View Full Version : A Happy, Healthy Clijsters Looks for U.S. Open Repeat

Jul 31st, 2006, 07:25 PM
A Happy, Healthy Clijsters Looks for U.S. Open Repeat

July 31, 2006

When she won the U.S. Open last year, Kim Clijsters at last seemed on the verge of big things.

The 23-year-old Belgian had finally freed herself of the nagging questions about her ability to win a major title. Her left wrist, once so fragile that she feared it would spell the end of her career, had held up nicely through a grueling summer hard-court season in which she posted a 231 record with four titles, including the Open. Her personal life was back in order, too, after the end of her relationship with Lleyton Hewitt and the beginning of a better one with Brian Lynch, a former NCAA basketball player now playing pro ball in Belgium (the couple are engaged).

A happy, healthy Clijsters seemed a good bet to take at least a few more Grand Slam titles, even if she wanted to retire after two more seasons to have children and get on with the rest of her life. She got off to a fine start in Australia this year despite back and hip ailments, before suffering a serious ankle injury that forced her to retire against eventual champion Amelie Mauresmo in the semifinals.

Clijsters has not been the same since, or at least until this week, when she at times flashed her old form in defending her title at the Bank of West Classic at Stanford University against Patty Schnyder in a less-than-compelling final, 64, 62. Clijsters's record now stands at 328 with two titles.It's off her pace from last year (679, nine titles), but there's time, and based on her performance this week, hope. Come September, the Belgian may yet hoist the U.S. Open trophy again, and perhaps add another $1 million bonus to her bank account if she wins the U.S. Open Series for a second consecutive year.

There is no evidence of any lingering physical effects from Clijsters's ankle turn against Amelie Mauresmo. Yet there is at least anecdotal evidence that Clijsters has changed her tactics since returning from that injury.

At the French Open, ESPN commentator Brad Gilbert suggested that Clijsters had started taking more risks on her groundstrokes, looking for winners rather than chances to lengthen points and frustrate her opponents. Clijsters agreed in an interview, suggesting that it might be better for her longevity if she could learn to end points more quickly.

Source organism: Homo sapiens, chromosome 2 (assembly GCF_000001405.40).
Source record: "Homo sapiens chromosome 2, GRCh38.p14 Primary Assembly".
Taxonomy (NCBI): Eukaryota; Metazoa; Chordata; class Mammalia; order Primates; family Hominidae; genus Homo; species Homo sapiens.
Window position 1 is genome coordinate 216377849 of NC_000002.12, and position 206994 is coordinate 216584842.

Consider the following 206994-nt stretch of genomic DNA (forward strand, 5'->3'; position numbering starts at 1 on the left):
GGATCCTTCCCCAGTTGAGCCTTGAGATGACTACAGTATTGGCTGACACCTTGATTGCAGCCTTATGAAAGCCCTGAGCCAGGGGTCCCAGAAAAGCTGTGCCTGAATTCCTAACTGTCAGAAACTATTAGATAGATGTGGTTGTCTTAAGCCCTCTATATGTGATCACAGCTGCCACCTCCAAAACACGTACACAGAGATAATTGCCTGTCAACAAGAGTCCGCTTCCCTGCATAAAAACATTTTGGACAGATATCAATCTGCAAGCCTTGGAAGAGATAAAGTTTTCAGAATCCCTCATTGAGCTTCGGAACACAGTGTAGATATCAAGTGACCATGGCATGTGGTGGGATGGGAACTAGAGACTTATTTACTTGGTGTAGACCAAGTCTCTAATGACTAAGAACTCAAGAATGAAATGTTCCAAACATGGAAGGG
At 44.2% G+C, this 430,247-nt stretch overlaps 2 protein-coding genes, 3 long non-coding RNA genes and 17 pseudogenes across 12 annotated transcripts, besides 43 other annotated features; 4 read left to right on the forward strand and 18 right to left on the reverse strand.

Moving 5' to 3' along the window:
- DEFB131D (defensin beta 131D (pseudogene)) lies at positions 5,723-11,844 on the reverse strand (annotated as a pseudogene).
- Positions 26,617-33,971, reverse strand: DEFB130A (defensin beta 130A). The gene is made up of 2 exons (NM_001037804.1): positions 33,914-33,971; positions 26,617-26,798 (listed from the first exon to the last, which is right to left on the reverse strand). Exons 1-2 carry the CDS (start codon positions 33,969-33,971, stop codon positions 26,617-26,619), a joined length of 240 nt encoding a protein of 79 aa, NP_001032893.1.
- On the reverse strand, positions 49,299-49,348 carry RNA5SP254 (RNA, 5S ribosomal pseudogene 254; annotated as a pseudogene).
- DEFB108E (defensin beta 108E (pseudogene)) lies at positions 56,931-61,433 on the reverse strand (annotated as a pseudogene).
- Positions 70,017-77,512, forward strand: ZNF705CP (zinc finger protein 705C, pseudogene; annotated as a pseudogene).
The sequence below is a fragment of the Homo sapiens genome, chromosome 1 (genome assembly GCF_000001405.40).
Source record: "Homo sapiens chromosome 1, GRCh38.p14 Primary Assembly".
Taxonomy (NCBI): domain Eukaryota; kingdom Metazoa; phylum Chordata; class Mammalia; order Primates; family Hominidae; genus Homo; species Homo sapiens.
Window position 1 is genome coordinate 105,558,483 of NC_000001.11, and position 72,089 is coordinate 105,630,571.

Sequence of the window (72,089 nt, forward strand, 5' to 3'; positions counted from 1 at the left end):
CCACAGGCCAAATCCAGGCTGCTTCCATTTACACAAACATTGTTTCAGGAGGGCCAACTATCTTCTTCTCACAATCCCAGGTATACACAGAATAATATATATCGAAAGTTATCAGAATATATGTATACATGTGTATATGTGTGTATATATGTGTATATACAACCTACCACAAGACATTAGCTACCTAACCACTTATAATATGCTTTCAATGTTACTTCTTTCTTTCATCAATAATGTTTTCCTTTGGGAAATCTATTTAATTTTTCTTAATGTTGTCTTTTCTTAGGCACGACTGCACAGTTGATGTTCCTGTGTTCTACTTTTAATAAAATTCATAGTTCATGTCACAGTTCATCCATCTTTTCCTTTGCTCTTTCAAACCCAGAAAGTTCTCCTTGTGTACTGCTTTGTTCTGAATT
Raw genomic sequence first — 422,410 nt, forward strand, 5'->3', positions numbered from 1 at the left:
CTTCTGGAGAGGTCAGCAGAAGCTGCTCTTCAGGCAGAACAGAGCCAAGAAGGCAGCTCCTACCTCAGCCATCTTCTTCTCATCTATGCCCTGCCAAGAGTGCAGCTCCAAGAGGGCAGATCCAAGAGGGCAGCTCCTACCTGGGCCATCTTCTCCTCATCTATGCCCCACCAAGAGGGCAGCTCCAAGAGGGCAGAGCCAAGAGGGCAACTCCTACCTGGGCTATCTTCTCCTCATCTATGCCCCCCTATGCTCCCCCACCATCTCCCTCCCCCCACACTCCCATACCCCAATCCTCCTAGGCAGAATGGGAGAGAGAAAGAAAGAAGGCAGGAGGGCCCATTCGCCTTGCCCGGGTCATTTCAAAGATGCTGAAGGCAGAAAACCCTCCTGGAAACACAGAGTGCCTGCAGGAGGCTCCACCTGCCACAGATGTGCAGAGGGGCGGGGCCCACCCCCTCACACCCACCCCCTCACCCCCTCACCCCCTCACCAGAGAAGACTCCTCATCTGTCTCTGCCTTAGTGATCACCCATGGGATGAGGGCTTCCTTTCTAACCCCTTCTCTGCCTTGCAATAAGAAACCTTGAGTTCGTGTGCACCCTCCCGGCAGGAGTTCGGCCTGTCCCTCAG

If Clijsters is looking to end more points, perhaps she has too often crossed the line between aggression and impatience. At her core, the Belgian remains the sort of player who infuriates opponents and causes them to commit errors, while making the most of her opportunities to hit winners when they arise. In tennis, frustration builds gradually, and if Clijsters is unwilling to annoy her opponent point after point, she can begin to look listless. The contest that most comes to mind was her defeat at the hands of Justine Henin-Hardenne in the French Open semifinals. Clijsters declined to scrap and claw her way into the match.

That said, Clijsters's performance in California this week offered some encouraging signs.Against 17-year-old slugger Nicole Vaidisova in the semifinals, Clijsters fell behind by a break of serve before patiently waiting for the aggressive and error-prone Czech to misfire. Leading 42 in the first set, the teenager double faulted three times.Just as important, however, was the cross-court slice backhand Clijsters hit at deuce, as Vaidisova debated moving to the net. The ball stayed low, and the indecisive Vaidisova eventually flubbed a backhand drop shot as she fell to one knee.Clijsters took a big risk two games later, serving a slice ace on a second serve at set point for Vaidisova. She broke again with a fine service return and a patient rally that ended in a Vaidisova error.

Yesterday, Clijsters did not need to do much more than play steady. Schnyder looked sluggish after having defeated Tatiana Golovin Saturday evening. She repeatedly made poor decisions and horrible mistakes, including a drop shot attempt from 10 feet behind the baseline and a short forehand that should have been a cross-court winner but instead ended as an error down the line. In the point of the match indeed, perhaps the only good point of the afternoon Schnyder took control of a long rally, moving Clijsters off the court to her backhand side. The Belgian sliced another fine defensive backhand, and then easily retrieved a Schnyder drop shot and converted it into a backhand down the line winner. Clijsters finished the match with an ace.

At the Acura Classic this week, Clijsters again will play the role of favorite, and another title would put her well on her way to dominating the hard court summer. Venus Williams has dropped out of next week's event (wrist), as has wild card entry Serena Williams (her knee again), and Lindsay Davenport (injured back). (All three of those women are scheduled to appear in Los Angeles the week after next.) Mauresmo and Henin-Hardenne, the two best players in the world at the moment, are not scheduled to return to action until the Rogers Cup in Toronto, which begins August 14.